Lagrange's theorem states that for any finite group $G$, the order (number of elements) of every subgroup $H$ of $G$ divides the order of $G$ .......(1)

The converse of Lagrange's theorem is if $x$ divides order of $G$ ,then there exists a sub group of order $x$. ...... (2)

If my statement is $p\to q$ then converse is $q\to p$.

i couldn't understand how converse of Lagrange's theorem comes...please explain with this definition of converse : $p\to q$ then converse is $q\to p$

  • $\begingroup$ (I'm sorry if this question is uninteresting But please help!) $\endgroup$ – Cloud JR Aug 12 '18 at 8:59
  • $\begingroup$ See math.stackexchange.com/a/41762/8581 $\endgroup$ – mrs Aug 12 '18 at 9:03
  • $\begingroup$ I don't want counter example! i want to know how (2) is converse of (1) $\endgroup$ – Cloud JR Aug 12 '18 at 9:05
  • $\begingroup$ I have given an answer for how to formulate the converse of the Lagrange's theorem. However, the other answers as for the counterexample to disprove the converse statement are also correct! $\endgroup$ – Aniruddha Deshmukh Aug 12 '18 at 9:05

Actually, you need to write the Lagrange theorem in $p \rightarrow q$ form. So, the Lagrange theorem is actually,

If $H$ is a subgroup of $G$, then order of $H$ divides order of $G$.

Here $p:$ $H$ is a subgroup of $G$

$q;$ Order of $H$ divides order of $G$.

Here, actually the existence of $H$ is in the hypothesis ($p$) and the number $m$ is actually the order of the subgroup which divides order of $G$.

So, the converse will be

If a number $m$ divides order of $G$, then there is a subgroup of order $m$.

I hope this gives you insights.

  • $\begingroup$ It seems that the OP gets trouble in understanding a logical statement. $\endgroup$ – mrs Aug 12 '18 at 9:07
  • $\begingroup$ @ResidentDementor yes you are correct $\endgroup$ – Cloud JR Aug 12 '18 at 9:08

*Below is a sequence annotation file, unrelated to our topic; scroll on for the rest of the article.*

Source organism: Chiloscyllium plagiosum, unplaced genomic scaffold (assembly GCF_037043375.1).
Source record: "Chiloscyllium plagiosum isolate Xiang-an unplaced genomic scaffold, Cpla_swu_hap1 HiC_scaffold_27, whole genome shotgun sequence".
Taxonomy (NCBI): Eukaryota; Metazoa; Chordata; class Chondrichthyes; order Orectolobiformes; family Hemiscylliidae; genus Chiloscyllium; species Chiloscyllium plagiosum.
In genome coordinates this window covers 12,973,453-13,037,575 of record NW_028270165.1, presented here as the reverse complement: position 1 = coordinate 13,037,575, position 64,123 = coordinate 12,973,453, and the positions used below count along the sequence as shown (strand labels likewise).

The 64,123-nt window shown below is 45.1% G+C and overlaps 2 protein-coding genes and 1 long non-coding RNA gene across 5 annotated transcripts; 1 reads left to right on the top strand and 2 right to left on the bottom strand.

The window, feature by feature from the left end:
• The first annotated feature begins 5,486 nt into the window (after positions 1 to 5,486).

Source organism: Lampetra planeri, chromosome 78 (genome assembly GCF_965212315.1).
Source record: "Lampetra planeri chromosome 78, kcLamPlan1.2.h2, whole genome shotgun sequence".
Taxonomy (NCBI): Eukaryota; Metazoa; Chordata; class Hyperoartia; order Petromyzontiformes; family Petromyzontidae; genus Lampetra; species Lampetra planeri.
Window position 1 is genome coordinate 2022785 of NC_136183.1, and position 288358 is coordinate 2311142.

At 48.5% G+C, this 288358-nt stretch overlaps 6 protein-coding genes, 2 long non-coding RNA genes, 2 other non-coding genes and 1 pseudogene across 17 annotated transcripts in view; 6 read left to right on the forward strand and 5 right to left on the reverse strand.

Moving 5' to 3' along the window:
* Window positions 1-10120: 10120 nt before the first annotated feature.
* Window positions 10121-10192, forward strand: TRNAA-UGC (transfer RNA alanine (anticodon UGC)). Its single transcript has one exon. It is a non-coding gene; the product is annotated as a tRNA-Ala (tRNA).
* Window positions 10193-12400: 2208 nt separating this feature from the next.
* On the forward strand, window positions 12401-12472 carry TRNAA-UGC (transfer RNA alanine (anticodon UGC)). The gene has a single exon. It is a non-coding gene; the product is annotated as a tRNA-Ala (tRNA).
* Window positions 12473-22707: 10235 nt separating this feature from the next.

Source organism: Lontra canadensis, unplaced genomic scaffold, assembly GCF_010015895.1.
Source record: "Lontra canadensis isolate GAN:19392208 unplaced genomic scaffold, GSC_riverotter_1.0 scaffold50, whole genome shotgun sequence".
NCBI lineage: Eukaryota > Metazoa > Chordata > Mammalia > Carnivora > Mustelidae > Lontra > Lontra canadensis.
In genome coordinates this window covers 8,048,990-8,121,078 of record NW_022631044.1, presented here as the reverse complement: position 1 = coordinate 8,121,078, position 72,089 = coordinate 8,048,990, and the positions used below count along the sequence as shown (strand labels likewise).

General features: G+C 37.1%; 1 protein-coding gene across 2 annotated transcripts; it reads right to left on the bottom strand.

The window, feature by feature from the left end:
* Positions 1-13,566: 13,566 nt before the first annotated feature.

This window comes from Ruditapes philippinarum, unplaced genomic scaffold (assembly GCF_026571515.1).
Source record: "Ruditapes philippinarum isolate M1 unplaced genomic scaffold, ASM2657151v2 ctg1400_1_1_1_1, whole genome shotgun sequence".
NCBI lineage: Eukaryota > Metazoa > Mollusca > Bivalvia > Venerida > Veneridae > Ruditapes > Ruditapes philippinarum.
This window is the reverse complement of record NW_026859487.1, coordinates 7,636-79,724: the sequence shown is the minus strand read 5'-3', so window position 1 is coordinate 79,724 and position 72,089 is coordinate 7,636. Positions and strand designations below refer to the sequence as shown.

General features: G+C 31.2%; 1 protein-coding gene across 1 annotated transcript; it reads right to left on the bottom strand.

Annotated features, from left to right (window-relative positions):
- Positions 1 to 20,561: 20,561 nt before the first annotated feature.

• $\begingroup$ Yes. Actually he does! Which is why I think that he should have made the tag of "logic" instead of "abstract algebra". $\endgroup$ – Aniruddha Deshmukh Aug 12 '18 at 9:08
  • $\begingroup$ well i change the tags.. thanks for your suggestion $\endgroup$ – Cloud JR Aug 12 '18 at 9:10
  • $\begingroup$ So Lagrange's theorem can be restated as If there exists a subgroup H of order m ,then m | order of G.. Is this correct? $\endgroup$ – Cloud JR Aug 12 '18 at 9:13

What is exactly your question? Do you want a counter example of the converse of Lagrange's theorem?

Such a counter example is follwing: The alternating group $A4$ has 12 elements, but doesn't contain a subgroup of order 6.

  • $\begingroup$ Better,you made this as comment $\endgroup$ – mrs Aug 12 '18 at 9:02
  • $\begingroup$ You are of course right. I'd like write this as a comment, but I don't have 50 reputation to do so. $\endgroup$ – mathlettuce Aug 12 '18 at 9:05
  • $\begingroup$ I don't want counter example! i want to know how (2) is converse of (1) $\endgroup$ – Cloud JR Aug 12 '18 at 9:05

Take the group $A_4$, then group of all even permutations of $4$ elements. $o(A_4)$ is $12$, but it doesn't have any subgroup of order $6$. Please check it !!

  • $\begingroup$ I don't want counter example! i want to know how (2) is converse of (1) $\endgroup$ – Cloud JR Aug 12 '18 at 9:05
  • 2
    $\begingroup$ The order of $A_4$ is $12$ $\endgroup$ – leibnewtz Aug 12 '18 at 9:20
  • $\begingroup$ Yes, you're right @leibnewtz. My mistake !! $\endgroup$ – Anik Bhowmick Aug 12 '18 at 9:21

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